ORLANDO, Fla. – Casey Anthony has spent her first four weeks of freedom living in secrecy, but that obscurity is going to come to an end soon – and so are some of her liberties.
Orange-Osceola Chief Judge Belvin Perry ruled Friday that Anthony has until Aug. 26 to turn herself in to the Florida Department of Corrections, which will monitor her for one year while she serves probation.
There was confusion last month, when Anthony was released from the Orange County Jail, about whether she would have to serve probation resulting from check fraud convictions in 2010. The Department of Corrections allowed her to serve while in jail, but that was not what the judge who sentenced her had intended.
Anthony will have to provide her address to a probation officer, though Perry told the Department of Corrections it has discretion to keep Anthony’s location confidential.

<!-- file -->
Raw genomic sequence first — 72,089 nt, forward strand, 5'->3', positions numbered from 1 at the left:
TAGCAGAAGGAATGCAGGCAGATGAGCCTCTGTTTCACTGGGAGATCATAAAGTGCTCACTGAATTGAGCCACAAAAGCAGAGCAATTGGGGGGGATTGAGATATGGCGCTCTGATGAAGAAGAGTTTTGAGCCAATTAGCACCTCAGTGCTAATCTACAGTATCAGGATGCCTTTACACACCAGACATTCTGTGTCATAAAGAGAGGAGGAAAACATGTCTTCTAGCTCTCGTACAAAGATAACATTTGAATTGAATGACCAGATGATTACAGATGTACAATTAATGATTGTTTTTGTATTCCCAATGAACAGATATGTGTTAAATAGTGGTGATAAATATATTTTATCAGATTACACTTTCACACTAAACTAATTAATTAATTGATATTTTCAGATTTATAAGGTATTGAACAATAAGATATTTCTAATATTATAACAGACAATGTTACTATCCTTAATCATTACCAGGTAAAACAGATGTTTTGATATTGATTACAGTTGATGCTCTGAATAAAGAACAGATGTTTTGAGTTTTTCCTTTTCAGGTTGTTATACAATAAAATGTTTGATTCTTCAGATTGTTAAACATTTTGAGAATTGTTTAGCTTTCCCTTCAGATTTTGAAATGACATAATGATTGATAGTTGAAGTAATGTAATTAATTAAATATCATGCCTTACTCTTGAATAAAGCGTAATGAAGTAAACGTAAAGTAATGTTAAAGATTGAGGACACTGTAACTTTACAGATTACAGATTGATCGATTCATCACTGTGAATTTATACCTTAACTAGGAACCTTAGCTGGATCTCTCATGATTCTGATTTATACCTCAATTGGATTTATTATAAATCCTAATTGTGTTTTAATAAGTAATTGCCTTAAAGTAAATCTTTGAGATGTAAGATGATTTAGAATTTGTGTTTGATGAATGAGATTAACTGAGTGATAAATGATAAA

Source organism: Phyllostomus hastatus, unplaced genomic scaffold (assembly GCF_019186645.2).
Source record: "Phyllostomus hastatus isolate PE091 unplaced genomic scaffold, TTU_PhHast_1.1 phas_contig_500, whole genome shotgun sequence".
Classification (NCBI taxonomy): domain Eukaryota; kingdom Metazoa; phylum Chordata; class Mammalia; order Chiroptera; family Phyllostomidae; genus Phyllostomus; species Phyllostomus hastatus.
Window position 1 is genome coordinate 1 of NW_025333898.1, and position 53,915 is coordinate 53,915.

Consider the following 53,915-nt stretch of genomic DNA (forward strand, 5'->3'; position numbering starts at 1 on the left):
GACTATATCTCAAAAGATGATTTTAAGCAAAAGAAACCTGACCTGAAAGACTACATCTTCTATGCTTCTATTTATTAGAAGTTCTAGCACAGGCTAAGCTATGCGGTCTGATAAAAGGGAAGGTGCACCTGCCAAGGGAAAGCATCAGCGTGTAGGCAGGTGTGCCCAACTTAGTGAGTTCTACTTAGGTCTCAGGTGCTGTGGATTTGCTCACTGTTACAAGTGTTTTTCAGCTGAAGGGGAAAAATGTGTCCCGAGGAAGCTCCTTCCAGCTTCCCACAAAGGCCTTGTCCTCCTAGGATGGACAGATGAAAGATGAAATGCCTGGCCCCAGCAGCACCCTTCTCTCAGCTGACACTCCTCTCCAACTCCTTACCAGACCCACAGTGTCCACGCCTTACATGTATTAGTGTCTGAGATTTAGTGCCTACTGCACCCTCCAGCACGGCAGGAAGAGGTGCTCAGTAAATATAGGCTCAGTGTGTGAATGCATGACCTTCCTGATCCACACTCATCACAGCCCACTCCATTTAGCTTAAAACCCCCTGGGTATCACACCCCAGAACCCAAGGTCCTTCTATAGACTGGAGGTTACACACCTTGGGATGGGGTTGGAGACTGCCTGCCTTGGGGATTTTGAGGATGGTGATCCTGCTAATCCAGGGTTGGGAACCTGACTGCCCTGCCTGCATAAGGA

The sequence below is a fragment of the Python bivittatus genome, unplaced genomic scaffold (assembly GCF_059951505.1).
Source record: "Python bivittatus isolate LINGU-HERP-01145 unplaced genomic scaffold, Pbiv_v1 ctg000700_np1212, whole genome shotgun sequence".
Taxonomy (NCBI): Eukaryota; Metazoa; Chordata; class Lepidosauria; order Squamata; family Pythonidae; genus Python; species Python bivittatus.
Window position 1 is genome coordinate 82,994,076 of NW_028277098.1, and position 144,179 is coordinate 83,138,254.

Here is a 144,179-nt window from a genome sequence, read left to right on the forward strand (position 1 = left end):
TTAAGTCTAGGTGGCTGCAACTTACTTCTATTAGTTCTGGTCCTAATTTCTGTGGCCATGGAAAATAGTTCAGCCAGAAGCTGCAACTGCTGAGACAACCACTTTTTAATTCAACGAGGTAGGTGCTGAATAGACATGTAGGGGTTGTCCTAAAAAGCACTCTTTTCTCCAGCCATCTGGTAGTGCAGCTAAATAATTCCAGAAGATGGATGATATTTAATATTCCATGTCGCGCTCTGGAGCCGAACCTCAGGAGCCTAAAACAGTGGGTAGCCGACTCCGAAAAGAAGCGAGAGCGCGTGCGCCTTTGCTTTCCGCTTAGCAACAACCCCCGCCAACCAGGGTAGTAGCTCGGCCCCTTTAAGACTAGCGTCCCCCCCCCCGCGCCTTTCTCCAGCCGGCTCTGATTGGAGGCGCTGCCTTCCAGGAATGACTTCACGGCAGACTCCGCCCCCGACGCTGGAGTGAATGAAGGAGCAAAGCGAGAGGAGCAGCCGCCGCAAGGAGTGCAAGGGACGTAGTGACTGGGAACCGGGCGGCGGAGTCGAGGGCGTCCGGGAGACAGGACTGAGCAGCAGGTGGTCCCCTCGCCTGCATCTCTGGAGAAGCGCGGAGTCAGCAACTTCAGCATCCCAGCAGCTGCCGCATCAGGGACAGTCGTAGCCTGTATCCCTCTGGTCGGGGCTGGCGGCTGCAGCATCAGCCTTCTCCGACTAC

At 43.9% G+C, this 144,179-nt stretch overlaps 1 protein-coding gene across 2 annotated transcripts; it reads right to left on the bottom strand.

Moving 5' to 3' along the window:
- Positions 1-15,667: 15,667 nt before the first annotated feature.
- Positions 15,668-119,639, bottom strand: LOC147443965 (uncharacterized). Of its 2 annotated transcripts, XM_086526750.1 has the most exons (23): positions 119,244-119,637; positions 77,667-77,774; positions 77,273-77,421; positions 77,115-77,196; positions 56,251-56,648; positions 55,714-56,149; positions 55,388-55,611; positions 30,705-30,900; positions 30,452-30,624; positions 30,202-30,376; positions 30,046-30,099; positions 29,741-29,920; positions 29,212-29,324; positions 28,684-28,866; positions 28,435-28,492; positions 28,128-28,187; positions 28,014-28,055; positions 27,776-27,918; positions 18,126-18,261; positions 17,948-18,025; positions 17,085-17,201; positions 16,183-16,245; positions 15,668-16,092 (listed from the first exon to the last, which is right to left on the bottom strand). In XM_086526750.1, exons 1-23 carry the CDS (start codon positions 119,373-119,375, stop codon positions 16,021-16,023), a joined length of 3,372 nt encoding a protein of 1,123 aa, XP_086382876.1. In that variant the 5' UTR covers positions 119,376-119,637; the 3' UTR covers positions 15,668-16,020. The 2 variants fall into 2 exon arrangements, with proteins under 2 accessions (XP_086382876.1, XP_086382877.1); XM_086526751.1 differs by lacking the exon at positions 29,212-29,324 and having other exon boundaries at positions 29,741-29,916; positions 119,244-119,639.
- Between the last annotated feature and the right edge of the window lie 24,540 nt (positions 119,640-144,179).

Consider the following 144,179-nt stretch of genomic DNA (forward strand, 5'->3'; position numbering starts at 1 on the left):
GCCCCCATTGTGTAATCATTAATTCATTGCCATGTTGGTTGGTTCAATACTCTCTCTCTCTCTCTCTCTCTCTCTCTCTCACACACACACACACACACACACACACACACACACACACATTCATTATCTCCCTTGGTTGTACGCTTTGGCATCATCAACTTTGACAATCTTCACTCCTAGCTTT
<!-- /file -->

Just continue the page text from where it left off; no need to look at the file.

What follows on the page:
As part of the sentence, she:
• Must work a lawful occupation and support any dependents to the best of her ability.
• Must not consume alcoholic beverages to the extent her normal faculties are impaired.
• Allow her probation officer to visit her home, employment location or elsewhere.
• Will not change her residence or employment or leave the county without getting consent from her probation officer.